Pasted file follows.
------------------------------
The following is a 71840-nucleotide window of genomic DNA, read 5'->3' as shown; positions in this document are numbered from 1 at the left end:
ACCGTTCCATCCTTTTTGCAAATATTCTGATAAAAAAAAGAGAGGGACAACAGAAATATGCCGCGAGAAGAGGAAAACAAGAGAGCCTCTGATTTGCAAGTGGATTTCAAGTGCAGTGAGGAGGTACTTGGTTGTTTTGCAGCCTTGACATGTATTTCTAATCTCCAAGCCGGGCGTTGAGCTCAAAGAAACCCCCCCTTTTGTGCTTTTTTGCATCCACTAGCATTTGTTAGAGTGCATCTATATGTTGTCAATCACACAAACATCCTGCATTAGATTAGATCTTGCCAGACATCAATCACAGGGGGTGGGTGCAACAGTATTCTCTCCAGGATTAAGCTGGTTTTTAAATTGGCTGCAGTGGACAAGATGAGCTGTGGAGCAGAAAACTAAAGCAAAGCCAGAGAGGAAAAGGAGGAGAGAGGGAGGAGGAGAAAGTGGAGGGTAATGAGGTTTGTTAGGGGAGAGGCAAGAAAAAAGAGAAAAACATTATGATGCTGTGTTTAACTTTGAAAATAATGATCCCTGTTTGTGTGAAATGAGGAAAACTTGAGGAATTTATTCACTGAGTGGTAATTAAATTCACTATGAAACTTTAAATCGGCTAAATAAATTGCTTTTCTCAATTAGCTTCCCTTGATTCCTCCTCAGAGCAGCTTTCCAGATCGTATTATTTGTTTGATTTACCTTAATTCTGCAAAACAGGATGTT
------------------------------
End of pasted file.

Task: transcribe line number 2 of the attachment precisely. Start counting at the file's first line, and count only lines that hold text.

ACCGTTCCATCCTTTTTGCAAATATTCTGATAAAAAAAAGAGAGGGACAACAGAAATATGCCGCGAGAAGAGGAAAACAAGAGAGCCTCTGATTTGCAAGTGGATTTCAAGTGCAGTGAGGAGGTACTTGGTTGTTTTGCAGCCTTGACATGTATTTCTAATCTCCAAGCCGGGCGTTGAGCTCAAAGAAACCCCCCCTTTTGTGCTTTTTTGCATCCACTAGCATTTGTTAGAGTGCATCTATATGTTGTCAATCACACAAACATCCTGCATTAGATTAGATCTTGCCAGACATCAATCACAGGGGGTGGGTGCAACAGTATTCTCTCCAGGATTAAGCTGGTTTTTAAATTGGCTGCAGTGGACAAGATGAGCTGTGGAGCAGAAAACTAAAGCAAAGCCAGAGAGGAAAAGGAGGAGAGAGGGAGGAGGAGAAAGTGGAGGGTAATGAGGTTTGTTAGGGGAGAGGCAAGAAAAAAGAGAAAAACATTATGATGCTGTGTTTAACTTTGAAAATAATGATCCCTGTTTGTGTGAAATGAGGAAAACTTGAGGAATTTATTCACTGAGTGGTAATTAAATTCACTATGAAACTTTAAATCGGCTAAATAAATTGCTTTTCTCAATTAGCTTCCCTTGATTCCTCCTCAGAGCAGCTTTCCAGATCGTATTATTTGTTTGATTTACCTTAATTCTGCAAAACAGGATGTT